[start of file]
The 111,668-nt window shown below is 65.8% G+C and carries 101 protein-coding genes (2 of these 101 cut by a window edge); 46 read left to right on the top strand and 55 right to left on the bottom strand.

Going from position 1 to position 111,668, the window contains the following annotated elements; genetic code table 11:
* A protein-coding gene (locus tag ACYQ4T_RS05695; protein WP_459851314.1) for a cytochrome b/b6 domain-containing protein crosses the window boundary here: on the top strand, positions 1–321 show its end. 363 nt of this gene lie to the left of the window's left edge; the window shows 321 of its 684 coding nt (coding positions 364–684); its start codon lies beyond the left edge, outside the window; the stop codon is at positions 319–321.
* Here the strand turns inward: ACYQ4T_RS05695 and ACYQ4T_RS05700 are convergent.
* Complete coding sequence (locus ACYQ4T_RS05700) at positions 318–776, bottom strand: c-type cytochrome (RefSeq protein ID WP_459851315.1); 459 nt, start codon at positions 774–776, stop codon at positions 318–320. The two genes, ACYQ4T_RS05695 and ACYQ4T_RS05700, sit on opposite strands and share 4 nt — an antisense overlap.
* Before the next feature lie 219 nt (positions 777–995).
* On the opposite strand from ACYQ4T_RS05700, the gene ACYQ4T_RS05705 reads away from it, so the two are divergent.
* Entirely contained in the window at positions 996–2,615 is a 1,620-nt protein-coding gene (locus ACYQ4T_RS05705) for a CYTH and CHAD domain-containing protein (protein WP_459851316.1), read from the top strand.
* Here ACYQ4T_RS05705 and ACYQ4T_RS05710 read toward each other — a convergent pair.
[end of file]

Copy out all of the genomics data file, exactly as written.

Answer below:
The 111,668-nt window shown below is 65.8% G+C and carries 101 protein-coding genes (2 of these 101 cut by a window edge); 46 read left to right on the top strand and 55 right to left on the bottom strand.

Going from position 1 to position 111,668, the window contains the following annotated elements; genetic code table 11:
* A protein-coding gene (locus tag ACYQ4T_RS05695; protein WP_459851314.1) for a cytochrome b/b6 domain-containing protein crosses the window boundary here: on the top strand, positions 1–321 show its end. 363 nt of this gene lie to the left of the window's left edge; the window shows 321 of its 684 coding nt (coding positions 364–684); its start codon lies beyond the left edge, outside the window; the stop codon is at positions 319–321.
* Here the strand turns inward: ACYQ4T_RS05695 and ACYQ4T_RS05700 are convergent.
* Complete coding sequence (locus ACYQ4T_RS05700) at positions 318–776, bottom strand: c-type cytochrome (RefSeq protein ID WP_459851315.1); 459 nt, start codon at positions 774–776, stop codon at positions 318–320. The two genes, ACYQ4T_RS05695 and ACYQ4T_RS05700, sit on opposite strands and share 4 nt — an antisense overlap.
* Before the next feature lie 219 nt (positions 777–995).
* On the opposite strand from ACYQ4T_RS05700, the gene ACYQ4T_RS05705 reads away from it, so the two are divergent.
* Entirely contained in the window at positions 996–2,615 is a 1,620-nt protein-coding gene (locus ACYQ4T_RS05705) for a CYTH and CHAD domain-containing protein (protein WP_459851316.1), read from the top strand.
* Here ACYQ4T_RS05705 and ACYQ4T_RS05710 read toward each other — a convergent pair.